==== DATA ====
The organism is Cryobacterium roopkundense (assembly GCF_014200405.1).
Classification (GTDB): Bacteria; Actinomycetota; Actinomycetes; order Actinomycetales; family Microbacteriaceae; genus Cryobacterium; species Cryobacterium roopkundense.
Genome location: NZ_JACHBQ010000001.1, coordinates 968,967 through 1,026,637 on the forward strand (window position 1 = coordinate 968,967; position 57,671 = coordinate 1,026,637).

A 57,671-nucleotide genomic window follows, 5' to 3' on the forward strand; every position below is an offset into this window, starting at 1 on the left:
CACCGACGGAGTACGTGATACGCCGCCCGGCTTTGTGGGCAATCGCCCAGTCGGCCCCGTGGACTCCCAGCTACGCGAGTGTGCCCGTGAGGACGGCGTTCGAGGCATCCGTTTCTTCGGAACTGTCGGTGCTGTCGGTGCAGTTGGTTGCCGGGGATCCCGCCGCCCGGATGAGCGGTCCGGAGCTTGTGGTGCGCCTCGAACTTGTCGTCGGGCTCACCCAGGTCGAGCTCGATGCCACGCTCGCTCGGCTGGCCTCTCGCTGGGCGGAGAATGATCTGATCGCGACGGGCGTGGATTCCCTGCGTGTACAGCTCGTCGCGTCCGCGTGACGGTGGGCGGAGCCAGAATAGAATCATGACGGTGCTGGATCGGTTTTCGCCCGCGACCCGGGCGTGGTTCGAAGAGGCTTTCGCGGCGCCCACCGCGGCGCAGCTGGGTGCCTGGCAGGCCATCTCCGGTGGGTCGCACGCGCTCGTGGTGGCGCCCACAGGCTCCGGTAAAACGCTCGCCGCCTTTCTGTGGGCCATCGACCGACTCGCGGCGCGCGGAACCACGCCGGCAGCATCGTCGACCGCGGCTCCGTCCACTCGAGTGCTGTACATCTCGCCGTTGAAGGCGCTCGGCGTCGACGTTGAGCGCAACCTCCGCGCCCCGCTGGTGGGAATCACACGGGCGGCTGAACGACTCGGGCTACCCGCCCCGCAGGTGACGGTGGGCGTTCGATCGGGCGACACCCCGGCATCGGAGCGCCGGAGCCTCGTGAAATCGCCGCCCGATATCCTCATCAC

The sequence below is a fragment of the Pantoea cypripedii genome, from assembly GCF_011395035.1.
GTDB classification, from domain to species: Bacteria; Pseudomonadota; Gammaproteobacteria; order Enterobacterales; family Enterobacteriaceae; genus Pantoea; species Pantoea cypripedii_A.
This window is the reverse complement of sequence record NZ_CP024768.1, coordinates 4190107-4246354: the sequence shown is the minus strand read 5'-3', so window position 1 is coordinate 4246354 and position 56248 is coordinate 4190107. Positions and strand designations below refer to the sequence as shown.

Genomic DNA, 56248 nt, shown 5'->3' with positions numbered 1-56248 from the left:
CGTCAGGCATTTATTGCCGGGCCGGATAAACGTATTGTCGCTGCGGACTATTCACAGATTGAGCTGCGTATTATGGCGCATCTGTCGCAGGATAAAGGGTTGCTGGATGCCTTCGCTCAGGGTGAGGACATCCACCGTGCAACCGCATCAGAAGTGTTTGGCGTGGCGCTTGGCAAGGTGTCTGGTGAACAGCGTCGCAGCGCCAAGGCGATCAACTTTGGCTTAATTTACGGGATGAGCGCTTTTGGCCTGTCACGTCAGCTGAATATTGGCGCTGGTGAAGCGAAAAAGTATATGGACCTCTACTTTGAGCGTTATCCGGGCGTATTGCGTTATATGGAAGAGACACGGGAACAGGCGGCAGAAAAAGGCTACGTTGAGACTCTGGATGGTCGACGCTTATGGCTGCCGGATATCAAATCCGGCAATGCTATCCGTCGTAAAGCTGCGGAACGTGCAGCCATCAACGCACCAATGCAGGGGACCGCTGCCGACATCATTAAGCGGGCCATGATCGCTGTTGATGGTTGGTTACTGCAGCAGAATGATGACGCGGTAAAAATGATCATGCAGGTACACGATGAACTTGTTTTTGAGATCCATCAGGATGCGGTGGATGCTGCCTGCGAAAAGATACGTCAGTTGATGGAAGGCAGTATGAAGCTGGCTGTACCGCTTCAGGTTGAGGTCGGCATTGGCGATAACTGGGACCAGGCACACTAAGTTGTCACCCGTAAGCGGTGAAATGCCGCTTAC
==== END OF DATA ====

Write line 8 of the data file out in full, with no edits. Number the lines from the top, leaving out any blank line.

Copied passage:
This window is the reverse complement of sequence record NZ_CP024768.1, coordinates 4190107-4246354: the sequence shown is the minus strand read 5'-3', so window position 1 is coordinate 4246354 and position 56248 is coordinate 4190107. Positions and strand designations below refer to the sequence as shown.